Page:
• SF-424A - Budget Information - Non-construction Programs
    • SF-424B - Assurances - Non-Construction Programs
    • CD-511 - Certification Regarding Lobbying
    • SF-LLL - Disclosure of Lobbying Activities (if applicable)
  • Upload the project narrative, budget narrative, and any other attachments.
    Tip: While will accept many file types, PDF format is recommended. PDF files ensure that your documents won’t get changed or modified through the application process.

Use the checklist below to double check that your application is complete!

Federal Forms

  • SF-424 - Application for Federal Assistance
  • SF-424A - Budget Information - Non-construction Programs
  • SF-424B - Assurances - Non-Construction Programs
  • CD-511 - Certification Regarding Lobbying
  • SF-LLL - Disclosure of Lobbying Activities (if applicable)

Proposal and Attachments

  • Title Page (limit 1 page)
  • Project Summary or Abstract (limit 1-2 pages)
  • Project Narrative (page limit, depending on competition)
  • Budget Narrative (limit 2 pages, depending on competition)
  • NEPA questionnaire
  • Data Management and Sharing Plan
  • Other Attachments
    • Documentation showing proof of non-profit status (if applicable)
    • Resumes or CV of key staff and personnel
    • Letters of endorsement, support, or collaboration
    • Permit or authorization information
    • Other visuals, graphs, or maps necessary to the application

Step 6: Submit Application
Submit and Ensure Acceptance of the Application. Click here for more information

  • Once all of your forms and documents are attached within your workspace, click on the button to “Complete and notify your AOR” and then have your AOR (Authorized Organizational Representative) review and hit the “submit” button.
  • Ensure your application is properly submitted, and more importantly, validated and accepted by the system. You will know because the following will happen:
    • Submission Confirmation Screen and Email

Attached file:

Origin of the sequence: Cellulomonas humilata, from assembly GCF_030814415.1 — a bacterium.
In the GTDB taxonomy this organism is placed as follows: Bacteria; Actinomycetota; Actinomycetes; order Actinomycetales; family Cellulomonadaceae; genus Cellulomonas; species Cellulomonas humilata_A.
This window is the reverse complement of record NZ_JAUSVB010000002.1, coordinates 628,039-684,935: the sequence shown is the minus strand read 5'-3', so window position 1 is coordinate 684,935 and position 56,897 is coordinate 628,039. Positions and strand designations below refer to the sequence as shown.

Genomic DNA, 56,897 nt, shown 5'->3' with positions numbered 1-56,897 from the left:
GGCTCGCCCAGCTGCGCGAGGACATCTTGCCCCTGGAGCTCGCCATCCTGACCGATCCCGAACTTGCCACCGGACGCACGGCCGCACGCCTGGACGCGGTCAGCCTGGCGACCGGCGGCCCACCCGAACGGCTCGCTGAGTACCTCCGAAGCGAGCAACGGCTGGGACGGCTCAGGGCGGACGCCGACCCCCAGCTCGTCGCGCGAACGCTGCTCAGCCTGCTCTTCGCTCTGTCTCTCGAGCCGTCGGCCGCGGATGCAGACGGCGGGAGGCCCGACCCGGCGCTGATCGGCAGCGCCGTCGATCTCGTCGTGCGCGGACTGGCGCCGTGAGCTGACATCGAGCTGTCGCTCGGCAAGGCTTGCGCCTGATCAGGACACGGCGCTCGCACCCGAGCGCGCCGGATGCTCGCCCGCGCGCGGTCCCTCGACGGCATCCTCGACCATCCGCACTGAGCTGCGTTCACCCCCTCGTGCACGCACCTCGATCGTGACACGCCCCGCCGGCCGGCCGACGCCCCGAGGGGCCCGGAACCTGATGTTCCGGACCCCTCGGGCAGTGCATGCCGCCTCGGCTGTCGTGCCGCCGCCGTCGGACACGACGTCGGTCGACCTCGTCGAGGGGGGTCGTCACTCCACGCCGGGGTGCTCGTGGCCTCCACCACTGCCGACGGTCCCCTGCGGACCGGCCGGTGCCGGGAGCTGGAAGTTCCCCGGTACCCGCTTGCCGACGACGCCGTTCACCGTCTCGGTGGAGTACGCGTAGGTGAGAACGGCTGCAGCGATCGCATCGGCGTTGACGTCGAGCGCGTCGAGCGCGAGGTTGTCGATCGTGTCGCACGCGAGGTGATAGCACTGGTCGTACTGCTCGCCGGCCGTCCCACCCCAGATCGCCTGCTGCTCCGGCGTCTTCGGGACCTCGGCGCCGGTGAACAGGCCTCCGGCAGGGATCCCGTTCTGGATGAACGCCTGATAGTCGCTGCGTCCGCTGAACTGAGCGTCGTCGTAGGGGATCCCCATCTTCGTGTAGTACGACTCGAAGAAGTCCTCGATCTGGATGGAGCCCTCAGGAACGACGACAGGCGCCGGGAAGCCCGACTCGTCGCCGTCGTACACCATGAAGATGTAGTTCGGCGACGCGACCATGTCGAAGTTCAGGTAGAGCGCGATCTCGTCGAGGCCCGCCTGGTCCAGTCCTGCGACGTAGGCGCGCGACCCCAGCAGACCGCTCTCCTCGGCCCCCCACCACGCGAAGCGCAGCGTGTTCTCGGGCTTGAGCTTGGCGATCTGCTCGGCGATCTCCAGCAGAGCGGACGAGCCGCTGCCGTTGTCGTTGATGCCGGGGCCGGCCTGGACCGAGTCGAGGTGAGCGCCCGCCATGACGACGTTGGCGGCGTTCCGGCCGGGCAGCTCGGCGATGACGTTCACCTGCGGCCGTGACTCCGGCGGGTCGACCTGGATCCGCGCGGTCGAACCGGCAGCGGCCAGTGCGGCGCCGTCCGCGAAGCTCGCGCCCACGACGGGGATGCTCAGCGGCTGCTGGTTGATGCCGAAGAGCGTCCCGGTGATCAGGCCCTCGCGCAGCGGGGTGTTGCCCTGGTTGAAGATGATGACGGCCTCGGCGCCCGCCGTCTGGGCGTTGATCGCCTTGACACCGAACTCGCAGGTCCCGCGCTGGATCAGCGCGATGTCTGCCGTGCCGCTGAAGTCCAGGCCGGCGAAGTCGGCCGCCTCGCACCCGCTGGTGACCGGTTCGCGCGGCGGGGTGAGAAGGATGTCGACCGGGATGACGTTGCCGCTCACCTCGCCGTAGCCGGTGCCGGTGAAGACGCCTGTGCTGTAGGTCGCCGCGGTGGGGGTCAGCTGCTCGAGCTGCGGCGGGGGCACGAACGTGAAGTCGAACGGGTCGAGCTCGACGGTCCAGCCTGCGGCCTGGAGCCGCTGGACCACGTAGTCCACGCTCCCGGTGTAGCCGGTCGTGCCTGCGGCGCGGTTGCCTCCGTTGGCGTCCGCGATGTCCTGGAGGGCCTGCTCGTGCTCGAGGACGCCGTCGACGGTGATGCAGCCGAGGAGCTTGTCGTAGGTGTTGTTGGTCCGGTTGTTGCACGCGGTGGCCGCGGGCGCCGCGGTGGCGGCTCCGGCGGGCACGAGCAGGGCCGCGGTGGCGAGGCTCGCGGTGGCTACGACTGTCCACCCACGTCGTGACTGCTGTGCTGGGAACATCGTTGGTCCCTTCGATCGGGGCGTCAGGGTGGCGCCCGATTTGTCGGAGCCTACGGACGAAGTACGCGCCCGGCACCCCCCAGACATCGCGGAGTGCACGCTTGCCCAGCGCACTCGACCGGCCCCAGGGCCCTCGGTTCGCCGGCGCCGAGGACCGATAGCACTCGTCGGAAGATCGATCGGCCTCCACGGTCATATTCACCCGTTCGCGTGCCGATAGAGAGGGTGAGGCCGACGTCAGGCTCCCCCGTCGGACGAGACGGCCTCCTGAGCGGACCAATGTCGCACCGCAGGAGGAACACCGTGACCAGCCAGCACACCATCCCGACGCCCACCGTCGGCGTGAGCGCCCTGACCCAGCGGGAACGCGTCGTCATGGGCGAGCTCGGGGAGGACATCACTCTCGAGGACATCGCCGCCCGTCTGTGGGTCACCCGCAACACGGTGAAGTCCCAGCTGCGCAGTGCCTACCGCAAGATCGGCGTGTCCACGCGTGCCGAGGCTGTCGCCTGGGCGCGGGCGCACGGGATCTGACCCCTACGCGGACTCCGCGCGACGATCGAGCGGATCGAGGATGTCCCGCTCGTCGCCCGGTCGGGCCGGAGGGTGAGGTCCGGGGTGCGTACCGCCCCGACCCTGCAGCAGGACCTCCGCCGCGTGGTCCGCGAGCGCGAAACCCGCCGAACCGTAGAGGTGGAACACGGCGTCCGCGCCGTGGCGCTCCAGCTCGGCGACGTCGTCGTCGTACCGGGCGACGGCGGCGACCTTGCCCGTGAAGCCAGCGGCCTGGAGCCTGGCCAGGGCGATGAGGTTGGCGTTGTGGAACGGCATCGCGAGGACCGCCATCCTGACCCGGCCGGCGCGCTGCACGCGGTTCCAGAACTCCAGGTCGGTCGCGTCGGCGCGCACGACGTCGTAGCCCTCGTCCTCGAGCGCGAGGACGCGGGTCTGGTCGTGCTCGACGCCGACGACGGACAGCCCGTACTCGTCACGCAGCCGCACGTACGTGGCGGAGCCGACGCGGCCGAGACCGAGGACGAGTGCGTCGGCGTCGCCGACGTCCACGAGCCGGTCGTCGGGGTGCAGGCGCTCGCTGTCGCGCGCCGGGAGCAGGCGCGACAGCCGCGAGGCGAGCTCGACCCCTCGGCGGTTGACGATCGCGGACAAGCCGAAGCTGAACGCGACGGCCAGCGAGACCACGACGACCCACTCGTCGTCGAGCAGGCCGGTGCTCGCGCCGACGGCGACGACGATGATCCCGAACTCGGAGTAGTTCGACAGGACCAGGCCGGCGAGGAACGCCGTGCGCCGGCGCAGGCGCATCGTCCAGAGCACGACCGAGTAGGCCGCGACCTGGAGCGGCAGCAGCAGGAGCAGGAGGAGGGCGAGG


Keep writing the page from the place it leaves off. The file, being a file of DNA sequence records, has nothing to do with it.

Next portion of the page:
After you submit your grant application package, a confirmation screen will appear on your computer screen that confirms the first step of the submission process.
    • Watch for 3 emails.
      Applications submitted through will be accompanied by THREE automated response emails:
      • 1st email confirming receipt - this may take up to 2 business days to be received. The confirmation screen and e-mail will include a tracking number, as well as a "Track My Application" link to use to see the progress of your submission. Write down your tracking number for future use.
      • 2nd email will be a message validating or rejecting with errors your submitted application package. The system is designed to check for technical errors within the submitted application package. does not review application content. If your application is rejected, you have until the deadline to fix the errors and resubmit. help desk can be reached at: 1-800-518-4726 for additional help to fix and resubmit the application package.
      • 3rd email validates that the application has been forwarded to NOAA for further processing. This last email message will confirm that the package was received by NOAA. The package cannot be received by NOAA if it wasn’t accepted and validated in the system.
  • It is important to watch for these automated emails in case they indicate an error. If there is an error, your application may need to be modified and resubmitted before it will be successfully submitted.
  • If you do not receive the confirmation screen or email, or receive any error through the process, please call the help desk.